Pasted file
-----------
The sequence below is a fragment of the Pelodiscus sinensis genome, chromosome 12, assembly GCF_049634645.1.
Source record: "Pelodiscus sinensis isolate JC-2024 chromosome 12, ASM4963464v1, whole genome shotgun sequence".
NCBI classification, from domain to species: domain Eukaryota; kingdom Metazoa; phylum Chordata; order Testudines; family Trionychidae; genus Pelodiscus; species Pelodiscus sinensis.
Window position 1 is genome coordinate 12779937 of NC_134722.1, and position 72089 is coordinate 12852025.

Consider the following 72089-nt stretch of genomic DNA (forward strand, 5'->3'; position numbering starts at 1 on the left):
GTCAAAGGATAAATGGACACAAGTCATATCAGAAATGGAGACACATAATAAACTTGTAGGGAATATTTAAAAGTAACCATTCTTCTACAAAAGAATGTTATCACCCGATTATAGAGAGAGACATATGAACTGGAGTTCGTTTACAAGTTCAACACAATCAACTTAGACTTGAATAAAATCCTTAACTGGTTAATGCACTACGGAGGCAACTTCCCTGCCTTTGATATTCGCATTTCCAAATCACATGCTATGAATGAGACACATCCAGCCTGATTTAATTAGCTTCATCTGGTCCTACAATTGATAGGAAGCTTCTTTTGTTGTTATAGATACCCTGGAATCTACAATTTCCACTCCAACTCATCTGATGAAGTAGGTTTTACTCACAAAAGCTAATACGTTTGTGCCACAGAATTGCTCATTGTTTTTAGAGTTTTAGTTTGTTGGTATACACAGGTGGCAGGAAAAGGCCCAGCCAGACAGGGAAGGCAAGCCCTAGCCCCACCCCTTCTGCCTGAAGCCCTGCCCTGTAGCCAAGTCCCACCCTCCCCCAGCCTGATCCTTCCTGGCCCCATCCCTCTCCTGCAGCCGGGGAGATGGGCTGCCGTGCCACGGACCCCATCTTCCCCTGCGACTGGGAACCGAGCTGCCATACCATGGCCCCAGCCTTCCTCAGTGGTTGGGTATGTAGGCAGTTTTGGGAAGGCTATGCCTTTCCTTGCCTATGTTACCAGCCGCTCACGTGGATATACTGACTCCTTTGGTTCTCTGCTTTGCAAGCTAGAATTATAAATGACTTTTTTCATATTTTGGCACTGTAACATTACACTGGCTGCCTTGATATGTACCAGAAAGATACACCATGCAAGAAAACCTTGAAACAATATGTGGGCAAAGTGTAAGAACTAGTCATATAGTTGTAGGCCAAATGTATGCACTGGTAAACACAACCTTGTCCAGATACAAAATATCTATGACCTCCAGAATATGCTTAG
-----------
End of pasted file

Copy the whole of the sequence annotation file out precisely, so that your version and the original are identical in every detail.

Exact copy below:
The sequence below is a fragment of the Pelodiscus sinensis genome, chromosome 12, assembly GCF_049634645.1.
Source record: "Pelodiscus sinensis isolate JC-2024 chromosome 12, ASM4963464v1, whole genome shotgun sequence".
NCBI classification, from domain to species: domain Eukaryota; kingdom Metazoa; phylum Chordata; order Testudines; family Trionychidae; genus Pelodiscus; species Pelodiscus sinensis.
Window position 1 is genome coordinate 12779937 of NC_134722.1, and position 72089 is coordinate 12852025.

Consider the following 72089-nt stretch of genomic DNA (forward strand, 5'->3'; position numbering starts at 1 on the left):
GTCAAAGGATAAATGGACACAAGTCATATCAGAAATGGAGACACATAATAAACTTGTAGGGAATATTTAAAAGTAACCATTCTTCTACAAAAGAATGTTATCACCCGATTATAGAGAGAGACATATGAACTGGAGTTCGTTTACAAGTTCAACACAATCAACTTAGACTTGAATAAAATCCTTAACTGGTTAATGCACTACGGAGGCAACTTCCCTGCCTTTGATATTCGCATTTCCAAATCACATGCTATGAATGAGACACATCCAGCCTGATTTAATTAGCTTCATCTGGTCCTACAATTGATAGGAAGCTTCTTTTGTTGTTATAGATACCCTGGAATCTACAATTTCCACTCCAACTCATCTGATGAAGTAGGTTTTACTCACAAAAGCTAATACGTTTGTGCCACAGAATTGCTCATTGTTTTTAGAGTTTTAGTTTGTTGGTATACACAGGTGGCAGGAAAAGGCCCAGCCAGACAGGGAAGGCAAGCCCTAGCCCCACCCCTTCTGCCTGAAGCCCTGCCCTGTAGCCAAGTCCCACCCTCCCCCAGCCTGATCCTTCCTGGCCCCATCCCTCTCCTGCAGCCGGGGAGATGGGCTGCCGTGCCACGGACCCCATCTTCCCCTGCGACTGGGAACCGAGCTGCCATACCATGGCCCCAGCCTTCCTCAGTGGTTGGGTATGTAGGCAGTTTTGGGAAGGCTATGCCTTTCCTTGCCTATGTTACCAGCCGCTCACGTGGATATACTGACTCCTTTGGTTCTCTGCTTTGCAAGCTAGAATTATAAATGACTTTTTTCATATTTTGGCACTGTAACATTACACTGGCTGCCTTGATATGTACCAGAAAGATACACCATGCAAGAAAACCTTGAAACAATATGTGGGCAAAGTGTAAGAACTAGTCATATAGTTGTAGGCCAAATGTATGCACTGGTAAACACAACCTTGTCCAGATACAAAATATCTATGACCTCCAGAATATGCTTAG